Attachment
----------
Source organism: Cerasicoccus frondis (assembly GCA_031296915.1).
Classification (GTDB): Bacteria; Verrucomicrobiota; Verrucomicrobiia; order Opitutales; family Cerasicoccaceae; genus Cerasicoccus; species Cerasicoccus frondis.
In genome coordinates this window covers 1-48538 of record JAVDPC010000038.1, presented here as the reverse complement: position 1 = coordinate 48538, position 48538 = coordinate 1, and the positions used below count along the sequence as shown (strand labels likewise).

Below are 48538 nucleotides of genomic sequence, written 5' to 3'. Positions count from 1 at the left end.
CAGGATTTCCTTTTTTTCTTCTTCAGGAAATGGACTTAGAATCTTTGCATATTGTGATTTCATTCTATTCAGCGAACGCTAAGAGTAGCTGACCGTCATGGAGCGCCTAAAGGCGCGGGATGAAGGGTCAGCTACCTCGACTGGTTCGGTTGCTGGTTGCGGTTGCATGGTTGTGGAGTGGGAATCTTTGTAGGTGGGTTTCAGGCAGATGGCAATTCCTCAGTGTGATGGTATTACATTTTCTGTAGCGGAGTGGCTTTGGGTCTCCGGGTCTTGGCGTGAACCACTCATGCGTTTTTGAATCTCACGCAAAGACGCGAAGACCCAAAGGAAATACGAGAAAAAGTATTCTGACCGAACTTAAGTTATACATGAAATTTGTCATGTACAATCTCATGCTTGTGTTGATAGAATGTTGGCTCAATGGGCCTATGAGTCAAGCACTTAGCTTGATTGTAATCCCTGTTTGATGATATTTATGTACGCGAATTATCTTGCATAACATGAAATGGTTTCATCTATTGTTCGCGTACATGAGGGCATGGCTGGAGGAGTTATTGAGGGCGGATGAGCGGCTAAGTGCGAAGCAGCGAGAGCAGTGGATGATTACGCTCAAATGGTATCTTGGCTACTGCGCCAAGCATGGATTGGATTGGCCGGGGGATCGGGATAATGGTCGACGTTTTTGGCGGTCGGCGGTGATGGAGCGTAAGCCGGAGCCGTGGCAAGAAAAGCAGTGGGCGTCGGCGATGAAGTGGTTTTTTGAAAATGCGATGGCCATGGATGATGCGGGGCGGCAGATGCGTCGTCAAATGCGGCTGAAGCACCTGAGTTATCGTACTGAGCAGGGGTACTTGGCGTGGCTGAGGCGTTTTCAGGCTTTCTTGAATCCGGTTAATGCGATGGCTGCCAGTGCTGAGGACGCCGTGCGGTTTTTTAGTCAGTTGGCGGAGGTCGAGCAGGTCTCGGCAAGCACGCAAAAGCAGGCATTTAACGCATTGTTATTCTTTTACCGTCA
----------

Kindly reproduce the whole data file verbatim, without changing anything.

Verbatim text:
Source organism: Cerasicoccus frondis (assembly GCA_031296915.1).
Classification (GTDB): Bacteria; Verrucomicrobiota; Verrucomicrobiia; order Opitutales; family Cerasicoccaceae; genus Cerasicoccus; species Cerasicoccus frondis.
In genome coordinates this window covers 1-48538 of record JAVDPC010000038.1, presented here as the reverse complement: position 1 = coordinate 48538, position 48538 = coordinate 1, and the positions used below count along the sequence as shown (strand labels likewise).

Below are 48538 nucleotides of genomic sequence, written 5' to 3'. Positions count from 1 at the left end.
CAGGATTTCCTTTTTTTCTTCTTCAGGAAATGGACTTAGAATCTTTGCATATTGTGATTTCATTCTATTCAGCGAACGCTAAGAGTAGCTGACCGTCATGGAGCGCCTAAAGGCGCGGGATGAAGGGTCAGCTACCTCGACTGGTTCGGTTGCTGGTTGCGGTTGCATGGTTGTGGAGTGGGAATCTTTGTAGGTGGGTTTCAGGCAGATGGCAATTCCTCAGTGTGATGGTATTACATTTTCTGTAGCGGAGTGGCTTTGGGTCTCCGGGTCTTGGCGTGAACCACTCATGCGTTTTTGAATCTCACGCAAAGACGCGAAGACCCAAAGGAAATACGAGAAAAAGTATTCTGACCGAACTTAAGTTATACATGAAATTTGTCATGTACAATCTCATGCTTGTGTTGATAGAATGTTGGCTCAATGGGCCTATGAGTCAAGCACTTAGCTTGATTGTAATCCCTGTTTGATGATATTTATGTACGCGAATTATCTTGCATAACATGAAATGGTTTCATCTATTGTTCGCGTACATGAGGGCATGGCTGGAGGAGTTATTGAGGGCGGATGAGCGGCTAAGTGCGAAGCAGCGAGAGCAGTGGATGATTACGCTCAAATGGTATCTTGGCTACTGCGCCAAGCATGGATTGGATTGGCCGGGGGATCGGGATAATGGTCGACGTTTTTGGCGGTCGGCGGTGATGGAGCGTAAGCCGGAGCCGTGGCAAGAAAAGCAGTGGGCGTCGGCGATGAAGTGGTTTTTTGAAAATGCGATGGCCATGGATGATGCGGGGCGGCAGATGCGTCGTCAAATGCGGCTGAAGCACCTGAGTTATCGTACTGAGCAGGGGTACTTGGCGTGGCTGAGGCGTTTTCAGGCTTTCTTGAATCCGGTTAATGCGATGGCTGCCAGTGCTGAGGACGCCGTGCGGTTTTTTAGTCAGTTGGCGGAGGTCGAGCAGGTCTCGGCAAGCACGCAAAAGCAGGCATTTAACGCATTGTTATTCTTTTACCGTCA